The orientations of the endeffector and the door are the same during the process of pulling the door. When the position of the endeffector remains constant with respect to the door handle, as shown in Figure 1, the variation in the rotation matrix during the process denoted by . denotes the initial rotation matrix of the endeffector after turning the door handle, which can be acquired by using forward kinematics [23]. Then, at time t, this matrix is multiplied by a rotation matrix parameterized by the rotation angle of the door :
2.3. Objective Formulation of Energy Consumption
The energetic cost is an important metric of the energy consumption of the manipulator. We experimentally evaluated the effect of different base positions of the robot on the energy consumption of the manipulator during the dooropening procedure. The input energy of the motor is as follows:where is the power supply voltage and is the instantaneous current of the DC motor. The total energy consumed by the robot’s actuators includes the generated mechanical power (), heat power (), and power losses (). This can be described as
The mechanical power generated by each actuator is related to the rotation angular velocity and torque. Therefore, the total instantaneous mechanical power during the movement of the manipulator can be stated aswhere is the total mechanical power of the actuators, is the torque of each actuators in N·m, is the rotation angular velocity of motors in rad/s, and is the number of manipulator joints.
The torque of each actuator is related to the torque constant , where, is the gear ratio of the joint, is the efficiency of the transmission mechanism, and is the instantaneous current; is provided by [24]
As shown in (7), the mechanical power consists of the torque of each actuators and the rotation angular velocity of the motors. However, the angular velocity range of the joint trajectory planning of the manipulator is relatively small. Therefore, the problem of energy optimization becomes the joint torque optimization problem. For the trajectory optimization procedure, the integral of squared joint torques as the cost function is known from studies in the literature [25]. We introduce the following objective function as a standard for optimization. Here, denotes the optimal parameter, which is chosen as the position of mobile platform base and the trajectory of the door angle. To solve the problem of energy consumption optimization during the dooropening procedure, we determine the parameters that minimize :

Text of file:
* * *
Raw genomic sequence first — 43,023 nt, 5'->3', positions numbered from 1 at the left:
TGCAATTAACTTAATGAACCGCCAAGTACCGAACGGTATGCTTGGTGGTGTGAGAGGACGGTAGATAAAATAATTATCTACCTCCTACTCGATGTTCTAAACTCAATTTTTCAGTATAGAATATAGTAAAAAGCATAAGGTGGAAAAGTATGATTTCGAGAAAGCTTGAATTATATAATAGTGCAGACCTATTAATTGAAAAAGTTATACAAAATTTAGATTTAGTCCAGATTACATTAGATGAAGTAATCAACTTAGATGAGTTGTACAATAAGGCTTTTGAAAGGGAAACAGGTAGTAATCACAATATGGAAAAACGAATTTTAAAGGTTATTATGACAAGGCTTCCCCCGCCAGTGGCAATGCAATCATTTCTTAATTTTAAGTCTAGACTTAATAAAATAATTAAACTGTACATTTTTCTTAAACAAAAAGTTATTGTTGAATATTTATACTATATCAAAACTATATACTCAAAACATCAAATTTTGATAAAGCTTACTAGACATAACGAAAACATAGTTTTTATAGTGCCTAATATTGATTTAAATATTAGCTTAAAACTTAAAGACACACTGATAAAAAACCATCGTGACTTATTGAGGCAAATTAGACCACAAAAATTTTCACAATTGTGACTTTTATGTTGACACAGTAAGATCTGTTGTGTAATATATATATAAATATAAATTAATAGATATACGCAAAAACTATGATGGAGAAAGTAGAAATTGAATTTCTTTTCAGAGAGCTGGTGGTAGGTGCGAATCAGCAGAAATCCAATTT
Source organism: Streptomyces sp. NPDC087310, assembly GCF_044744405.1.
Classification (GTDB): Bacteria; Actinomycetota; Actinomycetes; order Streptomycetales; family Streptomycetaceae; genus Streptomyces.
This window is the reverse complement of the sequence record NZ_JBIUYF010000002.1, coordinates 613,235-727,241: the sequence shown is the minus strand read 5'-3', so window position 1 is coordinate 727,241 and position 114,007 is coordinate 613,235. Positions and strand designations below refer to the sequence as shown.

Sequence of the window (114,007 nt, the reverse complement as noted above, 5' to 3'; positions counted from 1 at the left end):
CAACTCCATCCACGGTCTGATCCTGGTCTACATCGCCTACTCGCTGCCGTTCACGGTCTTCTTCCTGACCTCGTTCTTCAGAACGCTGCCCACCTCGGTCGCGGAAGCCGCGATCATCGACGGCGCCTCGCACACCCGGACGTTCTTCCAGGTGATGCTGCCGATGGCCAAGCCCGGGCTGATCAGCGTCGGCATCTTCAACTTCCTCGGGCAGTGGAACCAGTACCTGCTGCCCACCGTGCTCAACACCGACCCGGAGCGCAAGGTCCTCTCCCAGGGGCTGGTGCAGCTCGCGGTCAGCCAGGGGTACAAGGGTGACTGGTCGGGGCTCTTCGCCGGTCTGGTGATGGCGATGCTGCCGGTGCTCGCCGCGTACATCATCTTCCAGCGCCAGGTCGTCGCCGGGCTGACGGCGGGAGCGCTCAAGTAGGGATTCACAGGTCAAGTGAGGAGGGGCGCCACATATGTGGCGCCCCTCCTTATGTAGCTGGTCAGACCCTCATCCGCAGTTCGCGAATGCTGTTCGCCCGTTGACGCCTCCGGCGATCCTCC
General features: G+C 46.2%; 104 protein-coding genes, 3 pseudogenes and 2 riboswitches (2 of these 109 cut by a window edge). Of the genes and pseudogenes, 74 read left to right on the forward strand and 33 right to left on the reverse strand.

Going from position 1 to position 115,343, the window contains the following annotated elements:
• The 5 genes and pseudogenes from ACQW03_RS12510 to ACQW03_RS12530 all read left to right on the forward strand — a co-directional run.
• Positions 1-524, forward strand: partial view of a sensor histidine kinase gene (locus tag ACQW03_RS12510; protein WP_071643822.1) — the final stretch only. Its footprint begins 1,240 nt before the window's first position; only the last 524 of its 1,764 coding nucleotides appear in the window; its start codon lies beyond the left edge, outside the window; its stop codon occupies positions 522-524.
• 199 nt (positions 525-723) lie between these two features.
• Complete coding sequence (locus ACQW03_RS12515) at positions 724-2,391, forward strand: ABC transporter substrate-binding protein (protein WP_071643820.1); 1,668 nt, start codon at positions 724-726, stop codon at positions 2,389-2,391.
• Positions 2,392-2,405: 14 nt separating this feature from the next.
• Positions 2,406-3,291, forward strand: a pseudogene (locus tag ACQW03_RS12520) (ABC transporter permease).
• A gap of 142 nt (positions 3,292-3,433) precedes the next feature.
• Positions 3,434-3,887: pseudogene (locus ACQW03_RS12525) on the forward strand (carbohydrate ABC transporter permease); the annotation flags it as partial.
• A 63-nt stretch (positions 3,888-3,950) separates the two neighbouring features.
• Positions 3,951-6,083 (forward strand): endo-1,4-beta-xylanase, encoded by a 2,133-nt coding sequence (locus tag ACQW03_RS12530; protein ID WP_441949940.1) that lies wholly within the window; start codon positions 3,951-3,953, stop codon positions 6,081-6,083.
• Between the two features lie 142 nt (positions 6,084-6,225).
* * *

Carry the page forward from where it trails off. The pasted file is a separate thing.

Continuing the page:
3. Description of the Mobile Manipulator
3.1. Kinematics of the Robot
The kinematics model configuration of the 6DOF Schunk modular manipulator is shown in Figure 3.
The forward kinematics is developed by using the DH method and represented by .where and are the rotation and translation matrix. Based on (11), the joint angles by inverse kinematics calculations can be derived aswhere
Because of the redundancy, there are eight groups of joint angles through the inverse kinematics for giving the position of the endeffector. An algorithm that can minimize the Euler distance in joint space from the initial state should be chosen from the eight solutions [23]. The Jacobin matrix of the 6DOF manipulator is
Based on (14), the angular velocity and acceleration of the joint can be derived aswhere is the position and orientation vector of the endeffector of the manipulator.
3.2. Dynamics of the Robot
From the inverse kinematics in the previous subsection, the equations for the motion of the system can be written by using :where is the force and torque of the direction used for grasping the door handle. denotes the dynamics parameter matrix of the door in (16), including the symmetric positive definite manipulator inertia matrix , the vector of centripetal and Coriolis torques , and the vector of gravitational torques . The matrix can be obtained as
where is a function of the relationship between the angle of the dooropening and the joint angle of the manipulator..where is the coordinate value of the direction in the coordinate system of the door, and are the abbreviations for and , respectively, and , , , and are the lengths of the links in Figure 3.